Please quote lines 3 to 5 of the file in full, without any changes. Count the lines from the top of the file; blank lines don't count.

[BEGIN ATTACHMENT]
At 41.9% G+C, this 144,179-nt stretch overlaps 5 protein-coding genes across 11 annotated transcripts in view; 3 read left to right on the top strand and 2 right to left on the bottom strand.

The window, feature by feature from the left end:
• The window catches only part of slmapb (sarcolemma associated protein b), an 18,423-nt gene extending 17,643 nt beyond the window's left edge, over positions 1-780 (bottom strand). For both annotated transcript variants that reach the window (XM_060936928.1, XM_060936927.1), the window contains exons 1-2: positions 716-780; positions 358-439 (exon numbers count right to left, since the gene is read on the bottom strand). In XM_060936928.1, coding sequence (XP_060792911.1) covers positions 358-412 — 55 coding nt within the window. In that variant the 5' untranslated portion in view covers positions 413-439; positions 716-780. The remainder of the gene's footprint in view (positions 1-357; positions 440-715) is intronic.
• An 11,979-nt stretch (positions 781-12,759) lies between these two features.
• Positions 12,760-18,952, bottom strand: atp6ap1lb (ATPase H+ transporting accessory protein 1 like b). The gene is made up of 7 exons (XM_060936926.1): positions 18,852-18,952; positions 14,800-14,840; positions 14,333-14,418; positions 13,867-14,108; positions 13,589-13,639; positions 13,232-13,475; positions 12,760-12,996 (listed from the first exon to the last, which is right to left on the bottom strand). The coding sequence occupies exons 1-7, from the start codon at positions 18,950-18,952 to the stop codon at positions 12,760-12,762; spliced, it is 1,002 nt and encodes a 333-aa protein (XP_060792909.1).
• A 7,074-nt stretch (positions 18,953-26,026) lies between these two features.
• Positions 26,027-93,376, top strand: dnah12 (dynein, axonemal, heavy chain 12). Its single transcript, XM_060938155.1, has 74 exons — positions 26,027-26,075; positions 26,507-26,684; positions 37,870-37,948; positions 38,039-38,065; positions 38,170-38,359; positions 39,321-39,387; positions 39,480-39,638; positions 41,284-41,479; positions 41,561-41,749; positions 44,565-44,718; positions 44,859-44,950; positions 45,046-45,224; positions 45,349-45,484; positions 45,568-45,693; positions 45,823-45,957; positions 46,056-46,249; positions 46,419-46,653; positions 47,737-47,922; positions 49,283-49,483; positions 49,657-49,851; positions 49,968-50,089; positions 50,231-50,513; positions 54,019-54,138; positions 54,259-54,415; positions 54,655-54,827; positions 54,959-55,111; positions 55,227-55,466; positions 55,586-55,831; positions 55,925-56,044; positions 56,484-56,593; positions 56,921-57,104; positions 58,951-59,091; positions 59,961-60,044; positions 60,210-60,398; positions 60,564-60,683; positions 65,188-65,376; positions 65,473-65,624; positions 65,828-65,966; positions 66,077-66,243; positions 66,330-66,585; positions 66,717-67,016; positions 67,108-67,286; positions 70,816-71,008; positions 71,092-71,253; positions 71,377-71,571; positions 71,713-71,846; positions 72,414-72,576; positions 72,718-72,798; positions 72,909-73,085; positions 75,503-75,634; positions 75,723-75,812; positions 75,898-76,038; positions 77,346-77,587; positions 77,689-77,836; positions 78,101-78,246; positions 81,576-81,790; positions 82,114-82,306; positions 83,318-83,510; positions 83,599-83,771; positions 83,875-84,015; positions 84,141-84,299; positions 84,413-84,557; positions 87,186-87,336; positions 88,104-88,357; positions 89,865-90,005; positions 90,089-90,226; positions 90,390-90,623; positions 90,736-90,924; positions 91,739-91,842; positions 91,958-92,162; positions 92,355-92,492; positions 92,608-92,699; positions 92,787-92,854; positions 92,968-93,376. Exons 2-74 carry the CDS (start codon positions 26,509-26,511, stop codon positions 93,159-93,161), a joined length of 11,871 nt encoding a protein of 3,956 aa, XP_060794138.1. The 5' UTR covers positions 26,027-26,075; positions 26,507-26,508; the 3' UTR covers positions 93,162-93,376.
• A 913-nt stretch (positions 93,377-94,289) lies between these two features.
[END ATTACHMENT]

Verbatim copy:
• The window catches only part of slmapb (sarcolemma associated protein b), an 18,423-nt gene extending 17,643 nt beyond the window's left edge, over positions 1-780 (bottom strand). For both annotated transcript variants that reach the window (XM_060936928.1, XM_060936927.1), the window contains exons 1-2: positions 716-780; positions 358-439 (exon numbers count right to left, since the gene is read on the bottom strand). In XM_060936928.1, coding sequence (XP_060792911.1) covers positions 358-412 — 55 coding nt within the window. In that variant the 5' untranslated portion in view covers positions 413-439; positions 716-780. The remainder of the gene's footprint in view (positions 1-357; positions 440-715) is intronic.
• An 11,979-nt stretch (positions 781-12,759) lies between these two features.
• Positions 12,760-18,952, bottom strand: atp6ap1lb (ATPase H+ transporting accessory protein 1 like b). The gene is made up of 7 exons (XM_060936926.1): positions 18,852-18,952; positions 14,800-14,840; positions 14,333-14,418; positions 13,867-14,108; positions 13,589-13,639; positions 13,232-13,475; positions 12,760-12,996 (listed from the first exon to the last, which is right to left on the bottom strand). The coding sequence occupies exons 1-7, from the start codon at positions 18,950-18,952 to the stop codon at positions 12,760-12,762; spliced, it is 1,002 nt and encodes a 333-aa protein (XP_060792909.1).